For almost a decade, Deeson’s British Restaurant in Canterbury was a byword for quality high-end food.
Alas, owner and head chef Sam Deeson has now announced that he is shutting the Sun Street business.
A sign in the window explains: “The cost of running a restaurant such as Deeson’s in the current financial climate has proven just too much. Passion, unfortunately, does not pay the bills.”
It is, perhaps, a tad too easy to blame factors outside the restaurant’s control – “the current financial crisis”- for its failure rather than seek answers closer to home.
It is, after all, only natural not to want to conclude that the nature of the business itself might be the over-riding factor in its success or otherwise.
That said, almost everyone in Canterbury who has eaten at Deeson’s is full of praise for it.
But it is also very expensive. Many who have been there only go on the most special of occasions in the knowledge that they could be parting with close to £100 per head for a three-course meal with alcohol.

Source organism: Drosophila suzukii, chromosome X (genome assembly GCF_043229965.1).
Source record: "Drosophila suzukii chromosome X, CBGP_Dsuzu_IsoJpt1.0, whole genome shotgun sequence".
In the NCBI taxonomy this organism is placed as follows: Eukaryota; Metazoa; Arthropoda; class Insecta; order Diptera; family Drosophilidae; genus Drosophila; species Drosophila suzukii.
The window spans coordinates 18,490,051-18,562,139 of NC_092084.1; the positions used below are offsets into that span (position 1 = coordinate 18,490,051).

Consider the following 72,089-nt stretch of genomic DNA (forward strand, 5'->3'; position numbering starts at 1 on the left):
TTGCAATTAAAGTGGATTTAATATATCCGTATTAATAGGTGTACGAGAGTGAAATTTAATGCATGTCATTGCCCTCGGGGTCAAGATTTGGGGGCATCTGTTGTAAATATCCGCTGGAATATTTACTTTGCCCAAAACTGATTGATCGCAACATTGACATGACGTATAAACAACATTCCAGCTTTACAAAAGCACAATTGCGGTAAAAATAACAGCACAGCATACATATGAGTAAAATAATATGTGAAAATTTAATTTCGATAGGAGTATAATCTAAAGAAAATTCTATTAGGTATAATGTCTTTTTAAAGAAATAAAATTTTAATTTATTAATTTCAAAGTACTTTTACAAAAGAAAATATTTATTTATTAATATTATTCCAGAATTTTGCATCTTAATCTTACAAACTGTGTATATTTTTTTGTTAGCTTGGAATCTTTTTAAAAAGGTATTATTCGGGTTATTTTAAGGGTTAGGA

It thus becomes very difficult to build up a regular clientele large enough to sustain it.
On the other hand, visit one of Canterbury’s two Wetherspoon’s pubs on different days and you’ll soon notice the same faces time and again.
People go there because the food and drink is cheap. People go to McDonald’s for the same reason.
The marketplace thus must not be seen as some sort of abstraction operating independently of people, but as ultimately shaped by the millions of decisions people daily make about how to spend their money.
And if they think a business charges too much for its product or service, they either won’t use it or will patronise it sparingly.
The restaurant business is also notoriously volatile. Statistics published in the US in 2016 revealed that 60 per cent of restaurants fail in the first year while 80 per cent close after five years.
The city of Canterbury, too, has its own part to play. Bustling with students and tourists, it is saturated with places to eat. The competition is massive. Those that survive do so because they offer good food at an acceptable price.
While many will lament the passing of Deeson’s, which had come to be seen as a fixture of the city’s urban landscape, it appears that Sam Deeson’s other food venture, the neighbouring Pork & Co, remains open.
Mr Deeson will still have an outlet for his undoubted passion for great grub.